3D Super-Resolution Microscopy: A New Understanding of Bacterial Division
Scientists at EPFL have used a super-resolution microscopy technique to understand how bacteria divide. Their findings refute conventional models and can pave the way for the development of new antibiotics. The results have been published in PNAS.
Bacteria are ubiquitous, and although 99% of them are harmless, the remaining 1% can cause wide-spread epidemics. In addition, our overt use of antibiotics promotes the appearance of resistant strains, creating an urgent need for new drugs. Now, a research team at EPFL has used cutting-edge microscopy to unravel the way bacteria reproduce. Their findings offer insights into a new target for the next generation of antibiotics.
In order to address diseases caused by bacteria, we need to understand how they function so that we can identify better ways of killing them. One tool at our disposal is fluorescent microscopy, where biological molecules are labelled with light-emitting "tags". However, microscopes are limited in terms of resolution. The reason is that light behaves like a wave when it goes through obstacles like a microscope's lenses and circular apertures. This phenomenon, called "light diffraction", means that objects smaller than 200 nanometers appear blurry with a conventional microscope - a serious problem given that many biological molecules of interest are tens to hundreds of times smaller than that.
One way around the diffraction limit is photoactivated localization microscopy (PALM). Like fluorescent microscopy, PALM uses light-emitting ("photoswitchable") tags, which are used to label proteins of interest in a cell, e.g. a bacterium. A few tags are then switched on, their signal in the cell is read and then they are deactivated to go "dark". A different group of tags is then switched on and the process is repeated until a complete picture emerges. In this way, PALM can allow us to "see" at resolutions down to 10 nm, opening a whole new dimension of molecular visualization.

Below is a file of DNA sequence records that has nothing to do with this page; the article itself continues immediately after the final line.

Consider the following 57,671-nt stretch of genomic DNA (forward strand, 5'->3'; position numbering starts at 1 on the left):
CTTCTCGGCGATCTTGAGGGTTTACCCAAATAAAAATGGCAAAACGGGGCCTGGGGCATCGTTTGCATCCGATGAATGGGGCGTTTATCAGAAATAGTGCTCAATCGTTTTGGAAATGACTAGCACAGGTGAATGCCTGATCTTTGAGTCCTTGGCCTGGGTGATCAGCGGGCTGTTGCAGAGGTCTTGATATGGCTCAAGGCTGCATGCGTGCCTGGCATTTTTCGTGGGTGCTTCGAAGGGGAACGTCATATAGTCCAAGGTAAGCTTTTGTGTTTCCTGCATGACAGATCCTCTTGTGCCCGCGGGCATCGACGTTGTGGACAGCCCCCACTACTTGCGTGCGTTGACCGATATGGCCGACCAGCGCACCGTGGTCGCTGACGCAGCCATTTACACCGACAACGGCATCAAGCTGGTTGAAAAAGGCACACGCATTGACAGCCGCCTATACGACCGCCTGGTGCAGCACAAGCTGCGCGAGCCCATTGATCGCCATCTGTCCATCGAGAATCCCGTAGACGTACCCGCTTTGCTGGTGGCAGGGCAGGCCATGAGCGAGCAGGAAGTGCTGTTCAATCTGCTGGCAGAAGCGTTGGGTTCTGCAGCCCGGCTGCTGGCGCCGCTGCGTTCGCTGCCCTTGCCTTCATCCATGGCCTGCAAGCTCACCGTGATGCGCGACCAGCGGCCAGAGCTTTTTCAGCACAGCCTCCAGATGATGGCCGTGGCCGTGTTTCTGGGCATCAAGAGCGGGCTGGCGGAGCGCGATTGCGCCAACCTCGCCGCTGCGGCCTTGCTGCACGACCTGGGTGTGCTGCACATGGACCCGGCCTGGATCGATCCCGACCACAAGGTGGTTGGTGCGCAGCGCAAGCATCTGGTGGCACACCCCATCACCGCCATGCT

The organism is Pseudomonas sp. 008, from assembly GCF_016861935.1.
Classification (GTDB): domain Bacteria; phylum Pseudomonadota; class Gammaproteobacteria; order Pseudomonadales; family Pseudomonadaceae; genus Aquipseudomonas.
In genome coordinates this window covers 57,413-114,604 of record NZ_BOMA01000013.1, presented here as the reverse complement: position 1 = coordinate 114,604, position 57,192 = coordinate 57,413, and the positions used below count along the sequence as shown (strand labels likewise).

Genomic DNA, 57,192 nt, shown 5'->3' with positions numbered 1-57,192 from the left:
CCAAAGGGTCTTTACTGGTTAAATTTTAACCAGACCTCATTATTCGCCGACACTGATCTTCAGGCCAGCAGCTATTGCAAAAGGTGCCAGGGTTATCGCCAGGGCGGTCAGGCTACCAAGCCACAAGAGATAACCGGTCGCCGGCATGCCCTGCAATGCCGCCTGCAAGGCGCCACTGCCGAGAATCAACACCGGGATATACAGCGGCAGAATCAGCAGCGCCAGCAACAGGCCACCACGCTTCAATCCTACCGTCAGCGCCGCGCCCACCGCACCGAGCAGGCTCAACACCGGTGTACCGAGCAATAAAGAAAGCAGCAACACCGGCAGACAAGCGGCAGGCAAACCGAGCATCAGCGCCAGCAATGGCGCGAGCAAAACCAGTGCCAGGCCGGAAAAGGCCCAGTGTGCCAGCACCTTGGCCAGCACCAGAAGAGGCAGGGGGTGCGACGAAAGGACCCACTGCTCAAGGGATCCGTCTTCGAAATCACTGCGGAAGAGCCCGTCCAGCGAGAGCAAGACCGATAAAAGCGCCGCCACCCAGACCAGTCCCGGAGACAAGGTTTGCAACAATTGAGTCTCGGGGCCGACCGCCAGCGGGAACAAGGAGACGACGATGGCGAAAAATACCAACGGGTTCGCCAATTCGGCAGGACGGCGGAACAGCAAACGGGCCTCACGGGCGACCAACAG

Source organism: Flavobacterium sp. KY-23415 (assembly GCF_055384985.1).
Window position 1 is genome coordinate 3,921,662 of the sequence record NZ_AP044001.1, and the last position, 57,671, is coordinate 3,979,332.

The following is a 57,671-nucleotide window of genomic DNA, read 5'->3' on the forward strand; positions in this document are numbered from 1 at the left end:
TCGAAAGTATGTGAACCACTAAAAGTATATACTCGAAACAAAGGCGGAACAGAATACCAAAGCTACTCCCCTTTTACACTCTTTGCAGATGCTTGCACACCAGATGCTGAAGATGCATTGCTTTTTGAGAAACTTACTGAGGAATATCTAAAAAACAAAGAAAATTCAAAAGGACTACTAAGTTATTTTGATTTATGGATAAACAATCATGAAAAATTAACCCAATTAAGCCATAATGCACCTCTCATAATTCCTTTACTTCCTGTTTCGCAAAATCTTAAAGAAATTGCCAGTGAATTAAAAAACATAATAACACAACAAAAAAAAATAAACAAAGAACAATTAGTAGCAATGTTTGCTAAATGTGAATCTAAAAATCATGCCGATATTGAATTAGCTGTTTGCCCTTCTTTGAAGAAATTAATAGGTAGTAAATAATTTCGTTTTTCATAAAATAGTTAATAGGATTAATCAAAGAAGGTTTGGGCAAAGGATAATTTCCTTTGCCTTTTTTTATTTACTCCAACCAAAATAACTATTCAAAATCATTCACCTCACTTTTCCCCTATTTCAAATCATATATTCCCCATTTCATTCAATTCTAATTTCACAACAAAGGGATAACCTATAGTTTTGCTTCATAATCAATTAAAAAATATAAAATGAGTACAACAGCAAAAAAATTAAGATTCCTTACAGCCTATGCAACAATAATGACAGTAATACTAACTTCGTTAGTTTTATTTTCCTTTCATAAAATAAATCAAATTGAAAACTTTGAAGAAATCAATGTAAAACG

The team of Suliana Manley at EPFL has used a modified a 3D version of PALM to understand how bacteria divide. 3D PALM uses a weak cylindrical lens in addition to its regular spherical ones, which allows visualization on the z axis by creating an optical astigmatism effect.
The researchers focused on a bacterial protein called FtsZ, which is part of the cytoskeleton of the vast majority of bacterial cells. Since its discovery, FtsZ has been thought to play a significant role in the division of bacteria by forming a continuous ring around the cell like a lasso, and constricting it to split it into two daughter cells. The structure, called a Z-ring, has made FtsZ a prime target for next-generation antibiotics.
Using a synchronized Caulobacter crescentus culture as a model, first author Seamus Holden designed a methodology that would allow him to visualize the division of individual C. crescentus bacteria with a custom-built 3D PALM system that he constructed over a year. The analysis showed that instead of forming a continuous ring, FtsZ instead appeared to form a "patchy midcell band" for the majority of the cell division process, with the ring forming only towards the end and in a minority of observed cells.
The data show for the first time how the Z-ring is organized in vivo, but alter the conventional model. In this new paradigm, FtsZ filaments are organized randomly across the midcell band, without clear evidence that they exert force to constrict the cell. Rather, the researchers believe that FtsZ might play more of an indirect role, recruiting other proteins that promote cell division in the bacterium. This new understanding of bacteria reproduction is expected to significantly impact the direction of antibiotic development in the future.
Seamus J Holden, Thomas Pengo, Karin L Meibom, Carmen Fernandez Fernandez, Justine Collier, and Suliana Manley: High throughput 3D super-resolution microscopy reveals Caulobacter crescentus in vivo Z-ring organization, PNAS ( March 2014)